Monday, April 9, 2012

Grandma, Can I Have Some BHT?

Today's food disappointment comes in the form of Grandma Utz's Handcooked Potato Chips. I normally make a great deal of effort to stay away from the snack machines at work but sometimes the call of salty fried potatoes is too much to bear and I cave. Armed with a dollar bill and resolve to not get anything with artificial ingredients, I headed to the kitchen. The two items I normally have to choose between are Frito's Corn Chips (corn, oil salt), and Lay's Original Potato Chips (potatoes, oil, salt). I don't like corn chips all that much and the potato chips looked juuuust far enough back in their row to be left dangling instead of falling within reach. So I perused the display again and saw them: Grandma Utz's Handcooked Potato Chips. Perfect! These should be just like the others, except the ingredients should read: "thicker potatoes, oil, and salt". Not so.

"Whole fresh potatoes, sliced and cooked in lard, with salt added. TBHQ and BHT added to help protect flavor. This is a Gluten Free Food."


Now before you go patting yourself on the back, Grandma, be reminded that ALL POTATO CHIPS ARE GLUTEN FREE. Why? Because potatoes do not have gluten. Unless you are still eating those crazy Pringles which have added wheat (and between 8 and 11 other ingredients in the "Original" flavor alone),  you don't need to worry about potato chips and gluten sensitivity. So that last sentence, "This is a Gluten Free Food", does not, somehow, make up for the fact that Grandma has used two preservatives in these chips. Let's discuss.

TBHQ
TBHQ stands for something that I can't pronounce, Tertiary Butylhydroquinone, and is a controversial additive in dog food. That's right, safety groups are concerned about feeding TBHQ to our pets in their daily meals (pets who, mind you, are genetically designed to scavenge for their food and digest all manner of "leftovers" after actual predators have had their way). From the Natural News website: "Consuming high doses (between 1 and 4 grams) of TBHQ can cause nausea, delirium, collapse, tinnitus (ringing in the ears), and vomiting. There are also suggestions that it may lead to hyperactivity in children as well as asthma, rhinitis and dermatitis. It may also further aggravate ADHD symptoms and cause restlessness. Long term, high doses of TBHQ in laboratory animals have shown a tendency for them to develop cancerous precursors in their stomachs, as well as cause DNA damage to them. It is also suggested that it may be responsible for affecting estrogen levels in women."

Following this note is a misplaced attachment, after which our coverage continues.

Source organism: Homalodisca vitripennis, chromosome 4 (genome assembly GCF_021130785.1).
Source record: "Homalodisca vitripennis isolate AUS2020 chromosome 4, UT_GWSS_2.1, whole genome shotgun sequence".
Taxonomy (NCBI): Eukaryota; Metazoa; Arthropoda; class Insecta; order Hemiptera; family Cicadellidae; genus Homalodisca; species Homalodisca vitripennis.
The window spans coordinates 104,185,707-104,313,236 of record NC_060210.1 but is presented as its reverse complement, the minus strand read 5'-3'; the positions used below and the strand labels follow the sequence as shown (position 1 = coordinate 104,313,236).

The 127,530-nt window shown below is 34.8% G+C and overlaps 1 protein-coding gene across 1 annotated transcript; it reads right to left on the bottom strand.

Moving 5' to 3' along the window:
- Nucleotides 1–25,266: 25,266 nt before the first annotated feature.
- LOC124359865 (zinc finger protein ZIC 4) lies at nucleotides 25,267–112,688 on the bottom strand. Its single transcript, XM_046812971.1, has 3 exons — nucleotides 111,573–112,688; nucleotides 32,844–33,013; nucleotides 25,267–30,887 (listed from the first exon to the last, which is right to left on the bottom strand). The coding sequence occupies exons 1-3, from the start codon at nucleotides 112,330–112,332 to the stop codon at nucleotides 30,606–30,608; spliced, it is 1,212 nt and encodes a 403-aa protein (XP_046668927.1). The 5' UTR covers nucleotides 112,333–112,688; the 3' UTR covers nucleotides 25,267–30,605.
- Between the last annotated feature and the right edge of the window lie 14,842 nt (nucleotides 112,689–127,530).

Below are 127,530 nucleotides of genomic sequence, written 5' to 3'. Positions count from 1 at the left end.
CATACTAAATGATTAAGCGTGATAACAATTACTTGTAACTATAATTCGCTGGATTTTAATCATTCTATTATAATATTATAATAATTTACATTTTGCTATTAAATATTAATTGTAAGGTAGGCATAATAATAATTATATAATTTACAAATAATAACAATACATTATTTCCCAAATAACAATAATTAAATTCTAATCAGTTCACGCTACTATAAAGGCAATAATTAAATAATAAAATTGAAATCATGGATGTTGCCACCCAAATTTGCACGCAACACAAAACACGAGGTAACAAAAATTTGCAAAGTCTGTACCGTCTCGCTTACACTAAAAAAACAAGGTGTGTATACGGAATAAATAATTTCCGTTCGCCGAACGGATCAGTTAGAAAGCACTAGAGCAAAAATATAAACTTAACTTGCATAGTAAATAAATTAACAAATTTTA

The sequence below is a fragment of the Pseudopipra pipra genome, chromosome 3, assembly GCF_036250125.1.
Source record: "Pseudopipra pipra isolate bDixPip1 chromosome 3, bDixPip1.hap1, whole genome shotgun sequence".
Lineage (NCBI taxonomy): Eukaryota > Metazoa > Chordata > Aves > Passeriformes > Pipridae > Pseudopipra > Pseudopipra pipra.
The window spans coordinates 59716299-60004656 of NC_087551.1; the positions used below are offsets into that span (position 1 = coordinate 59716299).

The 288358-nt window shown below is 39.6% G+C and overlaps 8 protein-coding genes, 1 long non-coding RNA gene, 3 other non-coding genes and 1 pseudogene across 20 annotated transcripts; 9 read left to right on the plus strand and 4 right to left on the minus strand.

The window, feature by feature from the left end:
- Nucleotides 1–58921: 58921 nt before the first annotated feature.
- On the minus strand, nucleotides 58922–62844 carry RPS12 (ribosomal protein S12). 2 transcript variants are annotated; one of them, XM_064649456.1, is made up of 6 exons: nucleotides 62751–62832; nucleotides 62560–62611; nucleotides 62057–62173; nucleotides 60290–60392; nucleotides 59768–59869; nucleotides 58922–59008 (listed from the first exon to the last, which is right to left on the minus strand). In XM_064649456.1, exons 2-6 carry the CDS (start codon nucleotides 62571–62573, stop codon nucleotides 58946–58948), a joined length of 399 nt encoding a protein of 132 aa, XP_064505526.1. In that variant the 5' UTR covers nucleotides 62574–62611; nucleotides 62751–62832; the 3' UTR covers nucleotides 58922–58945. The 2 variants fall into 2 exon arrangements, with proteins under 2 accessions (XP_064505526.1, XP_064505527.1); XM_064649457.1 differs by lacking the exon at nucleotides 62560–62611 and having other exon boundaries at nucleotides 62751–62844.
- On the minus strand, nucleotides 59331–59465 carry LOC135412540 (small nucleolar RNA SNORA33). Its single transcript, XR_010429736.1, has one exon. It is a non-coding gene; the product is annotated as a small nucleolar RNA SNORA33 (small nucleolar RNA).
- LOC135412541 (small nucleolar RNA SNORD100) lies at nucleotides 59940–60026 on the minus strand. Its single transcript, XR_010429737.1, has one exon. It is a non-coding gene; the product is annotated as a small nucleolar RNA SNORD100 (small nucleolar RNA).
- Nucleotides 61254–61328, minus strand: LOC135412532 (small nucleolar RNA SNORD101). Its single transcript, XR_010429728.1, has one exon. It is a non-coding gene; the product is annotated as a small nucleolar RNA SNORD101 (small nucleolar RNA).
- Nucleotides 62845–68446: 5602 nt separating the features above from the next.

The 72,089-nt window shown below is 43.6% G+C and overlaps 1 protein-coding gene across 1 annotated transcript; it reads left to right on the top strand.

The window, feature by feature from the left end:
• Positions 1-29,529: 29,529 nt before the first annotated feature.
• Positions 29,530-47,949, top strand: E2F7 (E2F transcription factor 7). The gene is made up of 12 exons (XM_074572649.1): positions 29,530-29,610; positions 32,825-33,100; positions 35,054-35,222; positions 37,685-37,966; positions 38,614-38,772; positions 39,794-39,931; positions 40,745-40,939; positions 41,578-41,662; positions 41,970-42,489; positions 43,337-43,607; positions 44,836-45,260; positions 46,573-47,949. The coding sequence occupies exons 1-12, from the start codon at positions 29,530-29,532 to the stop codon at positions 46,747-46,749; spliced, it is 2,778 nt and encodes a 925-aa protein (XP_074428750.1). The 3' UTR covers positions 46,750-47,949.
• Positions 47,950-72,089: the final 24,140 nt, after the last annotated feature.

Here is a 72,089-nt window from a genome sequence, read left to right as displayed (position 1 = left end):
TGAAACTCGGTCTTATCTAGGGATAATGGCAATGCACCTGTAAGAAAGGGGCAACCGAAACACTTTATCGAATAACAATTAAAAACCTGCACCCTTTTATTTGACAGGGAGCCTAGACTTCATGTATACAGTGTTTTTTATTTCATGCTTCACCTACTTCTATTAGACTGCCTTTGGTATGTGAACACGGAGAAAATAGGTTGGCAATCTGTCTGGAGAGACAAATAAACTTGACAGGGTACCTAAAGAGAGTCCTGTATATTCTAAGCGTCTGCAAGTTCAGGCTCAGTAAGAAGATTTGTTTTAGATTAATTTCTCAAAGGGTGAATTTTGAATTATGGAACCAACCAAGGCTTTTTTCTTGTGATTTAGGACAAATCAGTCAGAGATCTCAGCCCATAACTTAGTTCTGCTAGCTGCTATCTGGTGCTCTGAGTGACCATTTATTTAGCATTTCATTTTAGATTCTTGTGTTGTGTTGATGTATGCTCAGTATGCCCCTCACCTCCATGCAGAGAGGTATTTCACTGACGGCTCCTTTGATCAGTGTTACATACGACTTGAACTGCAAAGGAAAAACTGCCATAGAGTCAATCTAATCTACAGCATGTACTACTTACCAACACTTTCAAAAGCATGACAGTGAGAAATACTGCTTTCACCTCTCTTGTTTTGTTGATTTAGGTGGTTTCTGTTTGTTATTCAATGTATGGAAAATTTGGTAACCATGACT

BHT
Another tongue twister here, BHT is short for Butylated hydroxytoluene; it is most likely used in these chips to prevent the lard/fat from going rancid too quickly. BHT went out of fashion back in the 1970s due to health concerns - it may be toxic to both the nervous system and the liver.  Like many of our Grandma's, Ms. Utz must just be a little behind the times.

Monday, April 2, 2012

Thanks For Having Me, Oprah

Sometimes my mind wanders. This usually happens when I'm on a long solo run or driving. I'll find myself making a mental list of all the things that need to get done over the weekend or, if I'm really lucky, daydreaming about "making it" (doing what, I don't know) and how my first interview with Oprah will go. Driving to work from Master Gardener class a few weeks ago, I was wondering how I would respond when Oprah asked me why I felt gardening was such an important part of life. My daydream response hit just the right balance of emotion and reason and turned the whole country on to vegetable gardening.



While this is pretty unlikely to reach an Oprah-scale audience, I do want to say a few things about growing your own food. You aren't going to forever replace trips to the grocery store with a few square feet of vegetable plants, so you shouldn't expect to. Sometimes, other critters are going to get to your lovely cucumbers before you do. And it's probably not going to be cheaper. But guess what? It's fun. Watching plants grow and succeed under your care is rewarding. And it's really, really cool to pick something, rinse off the soil, and take a bite. 

Anyone can garden. Maybe your job sucks or you're unhappy with where you live or your health isn't the best. Guess what? Tomatoes don't care. If you set them in a sunny spot and water them, tomatoes will produce some of the most delicious fruit on the planet regardless of who you are or what you do. 

I grew up around a garden. My grandparents had a deep lot with a large, rectangular vegetable garden in the back. I don't have vivid memories of spending time there, but I do remember how exciting it was to walk to "the back" and see what was ripening. I remember green beans crawling up a simple leaning trellis and wondering how my grandmother knew when to pull potatoes out of the ground. A garden is such a special and peaceful place, and it doesn't take much to get started. 

Below are a couple of great resources for those of you in central Maryland if you are interested in learning more:

Home and Garden Information Center - You can call or email this group of horticultural experts with ANY plant question. They also have a lot of great (and free) publications on their website.
Grow It Eat it - All about growing your own vegetables. Great guides for beginners.